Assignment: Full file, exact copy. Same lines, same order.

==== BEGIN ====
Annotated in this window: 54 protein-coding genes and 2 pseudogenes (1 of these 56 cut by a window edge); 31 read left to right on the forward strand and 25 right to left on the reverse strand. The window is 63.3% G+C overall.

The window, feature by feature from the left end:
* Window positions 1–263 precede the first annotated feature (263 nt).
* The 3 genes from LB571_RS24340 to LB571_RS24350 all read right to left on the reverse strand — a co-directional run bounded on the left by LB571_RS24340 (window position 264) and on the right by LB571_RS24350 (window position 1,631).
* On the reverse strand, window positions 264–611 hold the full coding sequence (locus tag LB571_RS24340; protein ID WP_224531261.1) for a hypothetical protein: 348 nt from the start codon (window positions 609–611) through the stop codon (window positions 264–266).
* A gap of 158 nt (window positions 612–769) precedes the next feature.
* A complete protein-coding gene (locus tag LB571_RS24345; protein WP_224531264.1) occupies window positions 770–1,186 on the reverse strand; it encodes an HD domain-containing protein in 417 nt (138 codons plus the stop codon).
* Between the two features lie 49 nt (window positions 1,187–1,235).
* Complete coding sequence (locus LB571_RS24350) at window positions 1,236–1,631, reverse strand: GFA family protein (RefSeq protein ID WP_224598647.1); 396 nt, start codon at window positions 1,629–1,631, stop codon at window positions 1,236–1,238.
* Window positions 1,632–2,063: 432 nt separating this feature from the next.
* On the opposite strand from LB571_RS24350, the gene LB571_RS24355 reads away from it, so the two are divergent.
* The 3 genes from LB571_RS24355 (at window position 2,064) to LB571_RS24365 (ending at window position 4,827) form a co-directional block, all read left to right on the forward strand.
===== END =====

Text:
Annotated in this window: 54 protein-coding genes and 2 pseudogenes (1 of these 56 cut by a window edge); 31 read left to right on the forward strand and 25 right to left on the reverse strand. The window is 63.3% G+C overall.

The window, feature by feature from the left end:
* Window positions 1–263 precede the first annotated feature (263 nt).
* The 3 genes from LB571_RS24340 to LB571_RS24350 all read right to left on the reverse strand — a co-directional run bounded on the left by LB571_RS24340 (window position 264) and on the right by LB571_RS24350 (window position 1,631).
* On the reverse strand, window positions 264–611 hold the full coding sequence (locus tag LB571_RS24340; protein ID WP_224531261.1) for a hypothetical protein: 348 nt from the start codon (window positions 609–611) through the stop codon (window positions 264–266).
* A gap of 158 nt (window positions 612–769) precedes the next feature.
* A complete protein-coding gene (locus tag LB571_RS24345; protein WP_224531264.1) occupies window positions 770–1,186 on the reverse strand; it encodes an HD domain-containing protein in 417 nt (138 codons plus the stop codon).
* Between the two features lie 49 nt (window positions 1,187–1,235).
* Complete coding sequence (locus LB571_RS24350) at window positions 1,236–1,631, reverse strand: GFA family protein (RefSeq protein ID WP_224598647.1); 396 nt, start codon at window positions 1,629–1,631, stop codon at window positions 1,236–1,238.
* Window positions 1,632–2,063: 432 nt separating this feature from the next.
* On the opposite strand from LB571_RS24350, the gene LB571_RS24355 reads away from it, so the two are divergent.
* The 3 genes from LB571_RS24355 (at window position 2,064) to LB571_RS24365 (ending at window position 4,827) form a co-directional block, all read left to right on the forward strand.